Analysis Of Into The Wild, By Jon Krakauer

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Into the wild is a book, by Jon Krakauer, which tells the captivating story of how a man's imaginable future of an impoverished life, excluded from society, eventually leads him to his everlasting Utopia. Chris McCandles was a man who was not fascinated by the companionship of society. He was a man who found joy in living a life, which some would call underprivileged. He was a man who showed his strong-will through his determination to live a life full of alluring adventure in the wilderness. As Chris wrote, "No longer to be poisoned by civilization he flees, and walks alone upon the land to become lost in the wild." In addition, Chris McCandles was a man of solitude. He enjoyed the unlimited freedom he had while living away from anything familiar. Chris was so consumed by being cut free from society that he even adopted the alias Alex Supertramp. He exchanged his relationship with people, to enjoy the abundance of opportunities God surrounded him with. McCandles explains this through a letter he wrote to Ron Franz, "You are wrong if you think joy emanates only …show more content…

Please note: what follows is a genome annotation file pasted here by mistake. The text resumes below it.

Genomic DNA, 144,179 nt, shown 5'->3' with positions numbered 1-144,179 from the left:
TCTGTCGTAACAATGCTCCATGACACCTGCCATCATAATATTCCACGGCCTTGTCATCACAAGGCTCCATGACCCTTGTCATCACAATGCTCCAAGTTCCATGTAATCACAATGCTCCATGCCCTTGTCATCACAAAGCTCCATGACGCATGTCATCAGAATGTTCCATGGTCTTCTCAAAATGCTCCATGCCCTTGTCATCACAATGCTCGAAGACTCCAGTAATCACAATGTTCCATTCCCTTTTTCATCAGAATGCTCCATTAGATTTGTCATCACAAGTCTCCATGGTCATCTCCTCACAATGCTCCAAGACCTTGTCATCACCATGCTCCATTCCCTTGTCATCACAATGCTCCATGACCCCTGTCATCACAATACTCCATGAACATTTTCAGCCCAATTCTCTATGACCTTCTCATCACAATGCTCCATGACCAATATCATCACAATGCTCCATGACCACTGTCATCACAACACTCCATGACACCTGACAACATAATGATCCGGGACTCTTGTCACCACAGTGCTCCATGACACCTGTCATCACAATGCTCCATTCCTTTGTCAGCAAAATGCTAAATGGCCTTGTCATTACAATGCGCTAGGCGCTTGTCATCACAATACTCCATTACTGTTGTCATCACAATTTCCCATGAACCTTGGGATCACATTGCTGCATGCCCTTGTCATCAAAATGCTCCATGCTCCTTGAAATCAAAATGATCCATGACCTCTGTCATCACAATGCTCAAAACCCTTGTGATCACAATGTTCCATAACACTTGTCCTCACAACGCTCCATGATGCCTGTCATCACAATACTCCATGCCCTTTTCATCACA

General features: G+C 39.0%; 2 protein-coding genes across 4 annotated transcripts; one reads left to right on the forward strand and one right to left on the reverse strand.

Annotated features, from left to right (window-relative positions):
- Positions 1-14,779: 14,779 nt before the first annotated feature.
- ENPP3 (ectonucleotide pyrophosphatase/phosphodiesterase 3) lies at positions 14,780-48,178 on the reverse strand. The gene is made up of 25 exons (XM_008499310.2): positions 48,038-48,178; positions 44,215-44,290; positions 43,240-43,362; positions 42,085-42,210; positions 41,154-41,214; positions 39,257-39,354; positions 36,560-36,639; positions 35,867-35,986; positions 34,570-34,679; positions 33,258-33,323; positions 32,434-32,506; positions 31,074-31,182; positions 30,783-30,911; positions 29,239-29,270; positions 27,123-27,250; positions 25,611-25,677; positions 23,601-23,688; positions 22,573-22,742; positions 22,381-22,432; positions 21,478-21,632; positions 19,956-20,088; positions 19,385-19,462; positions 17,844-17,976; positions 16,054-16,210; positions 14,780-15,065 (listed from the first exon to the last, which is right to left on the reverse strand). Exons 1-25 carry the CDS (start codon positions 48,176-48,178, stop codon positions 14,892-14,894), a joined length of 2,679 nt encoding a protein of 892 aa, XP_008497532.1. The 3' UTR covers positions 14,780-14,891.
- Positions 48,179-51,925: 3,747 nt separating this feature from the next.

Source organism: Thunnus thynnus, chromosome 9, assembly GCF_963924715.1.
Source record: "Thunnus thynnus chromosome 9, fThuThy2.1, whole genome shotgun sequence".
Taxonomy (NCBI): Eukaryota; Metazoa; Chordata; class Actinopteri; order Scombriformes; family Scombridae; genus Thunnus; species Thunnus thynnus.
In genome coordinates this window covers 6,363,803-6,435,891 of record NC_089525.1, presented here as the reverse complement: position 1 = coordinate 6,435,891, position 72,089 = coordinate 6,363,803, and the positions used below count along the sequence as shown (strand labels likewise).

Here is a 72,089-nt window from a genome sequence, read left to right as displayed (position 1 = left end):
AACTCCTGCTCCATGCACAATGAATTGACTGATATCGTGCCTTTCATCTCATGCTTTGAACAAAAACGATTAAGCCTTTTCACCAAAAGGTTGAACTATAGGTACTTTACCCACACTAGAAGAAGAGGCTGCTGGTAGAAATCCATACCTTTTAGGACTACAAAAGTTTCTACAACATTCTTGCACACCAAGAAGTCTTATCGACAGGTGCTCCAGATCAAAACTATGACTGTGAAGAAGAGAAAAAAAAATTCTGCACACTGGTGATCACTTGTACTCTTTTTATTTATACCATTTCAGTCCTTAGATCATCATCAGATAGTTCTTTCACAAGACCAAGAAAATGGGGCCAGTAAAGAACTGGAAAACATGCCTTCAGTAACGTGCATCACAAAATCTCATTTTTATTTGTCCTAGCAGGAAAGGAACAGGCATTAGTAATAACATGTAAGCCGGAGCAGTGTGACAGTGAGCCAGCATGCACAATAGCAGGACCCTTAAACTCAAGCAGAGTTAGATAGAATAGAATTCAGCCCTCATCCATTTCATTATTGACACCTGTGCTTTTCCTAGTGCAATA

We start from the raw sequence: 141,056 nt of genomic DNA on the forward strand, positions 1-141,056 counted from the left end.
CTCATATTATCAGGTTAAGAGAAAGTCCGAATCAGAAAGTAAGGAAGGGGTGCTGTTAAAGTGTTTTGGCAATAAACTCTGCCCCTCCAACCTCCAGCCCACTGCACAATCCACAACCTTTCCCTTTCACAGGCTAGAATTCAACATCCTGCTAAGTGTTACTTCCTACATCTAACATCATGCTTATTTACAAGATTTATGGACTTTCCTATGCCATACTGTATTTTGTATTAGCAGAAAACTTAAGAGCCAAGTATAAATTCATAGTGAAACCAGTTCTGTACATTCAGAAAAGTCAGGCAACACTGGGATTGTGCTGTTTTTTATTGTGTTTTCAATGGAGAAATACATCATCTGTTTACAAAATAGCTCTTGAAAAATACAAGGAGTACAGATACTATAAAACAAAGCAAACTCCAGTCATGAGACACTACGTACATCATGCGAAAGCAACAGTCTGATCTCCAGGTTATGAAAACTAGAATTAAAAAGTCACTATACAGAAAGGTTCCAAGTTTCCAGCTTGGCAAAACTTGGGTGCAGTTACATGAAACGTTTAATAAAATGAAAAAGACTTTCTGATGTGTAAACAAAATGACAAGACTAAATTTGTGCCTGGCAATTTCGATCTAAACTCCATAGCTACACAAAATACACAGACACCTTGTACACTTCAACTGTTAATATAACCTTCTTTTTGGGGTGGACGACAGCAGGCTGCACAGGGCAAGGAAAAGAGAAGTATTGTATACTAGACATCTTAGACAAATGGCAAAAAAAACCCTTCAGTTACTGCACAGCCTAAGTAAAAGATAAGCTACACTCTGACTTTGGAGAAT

When he decided to live a life set apart from the majority, he followed through with absolute dedication. He was also a man who would converse with prostitute, hobos, and other people society considered scum, and try to improve their lives with what little he had. Alex writes to a friend who gave him a small amount of money and says, "Sometimes I wish I hadn't met you though.Tramping is too easy with all this money. My days were more exciting when I was penniless and had to forage around for my next meal." (page 33). He also refused the offering to any gifts or money from his parents before he started his adventure. Some would say he is being ungrateful, but the quote shows just how dedicated and relentless he was to live a life he wanted for himself, not anyone else. Chris lived for the satisfaction of others, not for himself, and he was content in

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